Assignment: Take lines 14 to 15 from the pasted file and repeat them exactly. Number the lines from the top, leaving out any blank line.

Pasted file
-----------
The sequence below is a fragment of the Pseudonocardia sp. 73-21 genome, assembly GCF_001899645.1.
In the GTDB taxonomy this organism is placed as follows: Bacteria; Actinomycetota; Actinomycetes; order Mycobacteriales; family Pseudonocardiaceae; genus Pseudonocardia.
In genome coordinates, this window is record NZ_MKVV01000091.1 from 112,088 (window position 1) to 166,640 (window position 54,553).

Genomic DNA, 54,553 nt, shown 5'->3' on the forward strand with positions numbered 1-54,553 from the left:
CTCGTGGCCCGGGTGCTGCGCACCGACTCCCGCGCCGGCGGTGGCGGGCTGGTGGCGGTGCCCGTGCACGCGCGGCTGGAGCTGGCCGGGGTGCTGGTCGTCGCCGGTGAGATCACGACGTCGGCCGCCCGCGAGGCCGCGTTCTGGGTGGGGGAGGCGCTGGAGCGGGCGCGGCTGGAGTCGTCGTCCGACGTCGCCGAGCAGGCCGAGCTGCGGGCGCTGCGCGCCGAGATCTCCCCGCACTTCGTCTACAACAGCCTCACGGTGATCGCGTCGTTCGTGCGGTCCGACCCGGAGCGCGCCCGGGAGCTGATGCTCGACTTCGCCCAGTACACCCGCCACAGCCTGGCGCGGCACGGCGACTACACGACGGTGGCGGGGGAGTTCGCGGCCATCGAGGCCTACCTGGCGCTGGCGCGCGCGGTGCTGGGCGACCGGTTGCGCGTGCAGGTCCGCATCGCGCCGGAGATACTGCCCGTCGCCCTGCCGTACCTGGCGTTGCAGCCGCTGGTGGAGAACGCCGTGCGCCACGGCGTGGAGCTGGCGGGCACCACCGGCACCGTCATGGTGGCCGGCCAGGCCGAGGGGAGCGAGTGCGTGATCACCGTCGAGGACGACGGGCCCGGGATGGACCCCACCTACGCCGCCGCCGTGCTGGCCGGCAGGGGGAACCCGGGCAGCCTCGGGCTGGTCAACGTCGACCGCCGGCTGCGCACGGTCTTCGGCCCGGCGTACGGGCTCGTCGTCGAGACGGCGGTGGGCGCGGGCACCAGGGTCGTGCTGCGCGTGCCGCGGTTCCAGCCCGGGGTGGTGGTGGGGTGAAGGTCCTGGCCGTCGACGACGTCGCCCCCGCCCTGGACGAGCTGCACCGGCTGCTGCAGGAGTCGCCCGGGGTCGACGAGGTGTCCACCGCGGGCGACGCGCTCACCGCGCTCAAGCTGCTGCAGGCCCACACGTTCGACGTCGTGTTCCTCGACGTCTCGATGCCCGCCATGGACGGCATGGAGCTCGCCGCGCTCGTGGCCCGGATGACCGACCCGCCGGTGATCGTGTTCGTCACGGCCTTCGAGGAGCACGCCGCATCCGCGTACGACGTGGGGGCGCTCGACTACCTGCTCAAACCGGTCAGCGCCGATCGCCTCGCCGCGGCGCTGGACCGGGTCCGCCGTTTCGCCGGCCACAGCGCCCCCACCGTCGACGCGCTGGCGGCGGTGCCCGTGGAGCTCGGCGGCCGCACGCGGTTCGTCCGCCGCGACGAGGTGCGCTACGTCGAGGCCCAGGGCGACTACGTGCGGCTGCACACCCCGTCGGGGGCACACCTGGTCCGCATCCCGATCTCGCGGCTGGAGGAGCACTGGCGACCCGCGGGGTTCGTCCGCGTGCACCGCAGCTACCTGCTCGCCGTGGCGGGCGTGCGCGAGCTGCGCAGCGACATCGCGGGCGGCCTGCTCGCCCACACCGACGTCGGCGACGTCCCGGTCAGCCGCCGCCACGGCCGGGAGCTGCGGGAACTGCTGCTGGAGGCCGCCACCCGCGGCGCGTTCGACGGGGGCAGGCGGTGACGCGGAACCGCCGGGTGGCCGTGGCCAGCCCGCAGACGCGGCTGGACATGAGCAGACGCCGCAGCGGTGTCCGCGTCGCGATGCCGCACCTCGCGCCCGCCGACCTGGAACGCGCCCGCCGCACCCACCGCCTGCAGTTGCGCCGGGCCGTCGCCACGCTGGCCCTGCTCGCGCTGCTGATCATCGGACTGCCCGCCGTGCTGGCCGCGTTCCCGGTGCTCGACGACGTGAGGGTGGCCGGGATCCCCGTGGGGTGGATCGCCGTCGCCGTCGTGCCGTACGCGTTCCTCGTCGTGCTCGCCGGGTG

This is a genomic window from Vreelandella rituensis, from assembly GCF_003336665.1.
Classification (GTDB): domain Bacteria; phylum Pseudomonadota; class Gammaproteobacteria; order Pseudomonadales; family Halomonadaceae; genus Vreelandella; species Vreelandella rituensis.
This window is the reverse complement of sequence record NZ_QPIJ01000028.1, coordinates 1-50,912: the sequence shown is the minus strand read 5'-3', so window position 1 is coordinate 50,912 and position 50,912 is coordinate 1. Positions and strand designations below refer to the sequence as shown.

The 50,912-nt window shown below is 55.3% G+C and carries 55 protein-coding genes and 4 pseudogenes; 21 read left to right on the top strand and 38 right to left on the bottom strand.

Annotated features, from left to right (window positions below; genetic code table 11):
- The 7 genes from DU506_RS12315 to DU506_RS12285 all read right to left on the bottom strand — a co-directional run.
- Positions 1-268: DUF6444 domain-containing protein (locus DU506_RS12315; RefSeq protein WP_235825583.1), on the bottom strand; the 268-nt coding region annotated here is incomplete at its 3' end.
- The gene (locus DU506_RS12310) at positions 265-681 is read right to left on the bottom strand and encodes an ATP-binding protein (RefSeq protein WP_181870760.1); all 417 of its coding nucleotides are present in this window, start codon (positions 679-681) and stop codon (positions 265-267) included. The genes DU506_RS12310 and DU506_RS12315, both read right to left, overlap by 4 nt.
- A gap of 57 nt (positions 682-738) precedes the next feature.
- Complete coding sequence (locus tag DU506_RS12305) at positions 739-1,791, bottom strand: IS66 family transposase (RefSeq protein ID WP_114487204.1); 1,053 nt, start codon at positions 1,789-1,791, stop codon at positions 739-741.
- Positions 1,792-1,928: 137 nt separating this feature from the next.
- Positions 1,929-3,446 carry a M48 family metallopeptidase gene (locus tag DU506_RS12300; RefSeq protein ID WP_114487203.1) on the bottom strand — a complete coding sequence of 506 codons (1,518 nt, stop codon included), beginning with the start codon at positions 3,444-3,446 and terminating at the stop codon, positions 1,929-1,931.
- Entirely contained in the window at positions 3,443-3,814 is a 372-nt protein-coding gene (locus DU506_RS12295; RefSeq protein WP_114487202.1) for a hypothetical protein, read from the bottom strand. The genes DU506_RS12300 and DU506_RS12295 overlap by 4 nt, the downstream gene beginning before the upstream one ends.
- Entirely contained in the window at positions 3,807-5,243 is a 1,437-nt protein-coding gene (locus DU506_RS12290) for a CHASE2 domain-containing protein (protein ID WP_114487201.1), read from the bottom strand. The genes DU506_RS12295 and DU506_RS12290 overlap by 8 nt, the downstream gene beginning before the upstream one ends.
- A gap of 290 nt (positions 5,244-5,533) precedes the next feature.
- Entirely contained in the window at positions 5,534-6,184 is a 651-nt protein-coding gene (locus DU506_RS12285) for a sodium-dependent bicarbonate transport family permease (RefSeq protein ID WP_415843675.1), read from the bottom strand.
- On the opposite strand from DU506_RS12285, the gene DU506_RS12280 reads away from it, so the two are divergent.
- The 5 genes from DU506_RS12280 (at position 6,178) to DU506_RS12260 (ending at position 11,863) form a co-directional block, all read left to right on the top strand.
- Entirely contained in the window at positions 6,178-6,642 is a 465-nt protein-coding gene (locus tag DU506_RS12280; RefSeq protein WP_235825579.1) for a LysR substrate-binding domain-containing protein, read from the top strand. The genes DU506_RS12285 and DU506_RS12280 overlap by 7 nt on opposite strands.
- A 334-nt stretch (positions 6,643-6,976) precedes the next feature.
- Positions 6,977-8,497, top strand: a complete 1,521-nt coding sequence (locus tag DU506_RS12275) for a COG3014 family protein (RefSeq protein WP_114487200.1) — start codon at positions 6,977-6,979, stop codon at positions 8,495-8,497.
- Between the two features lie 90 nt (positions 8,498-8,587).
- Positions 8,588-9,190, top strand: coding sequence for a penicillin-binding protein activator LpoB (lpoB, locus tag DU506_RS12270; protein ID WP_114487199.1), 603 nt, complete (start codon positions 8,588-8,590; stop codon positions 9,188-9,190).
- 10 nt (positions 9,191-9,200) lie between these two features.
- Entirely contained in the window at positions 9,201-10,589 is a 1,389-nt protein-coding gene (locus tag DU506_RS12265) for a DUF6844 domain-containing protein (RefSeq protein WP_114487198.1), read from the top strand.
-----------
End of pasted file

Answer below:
- A gap of 57 nt (positions 682-738) precedes the next feature.
- Complete coding sequence (locus tag DU506_RS12305) at positions 739-1,791, bottom strand: IS66 family transposase (RefSeq protein ID WP_114487204.1); 1,053 nt, start codon at positions 1,789-1,791, stop codon at positions 739-741.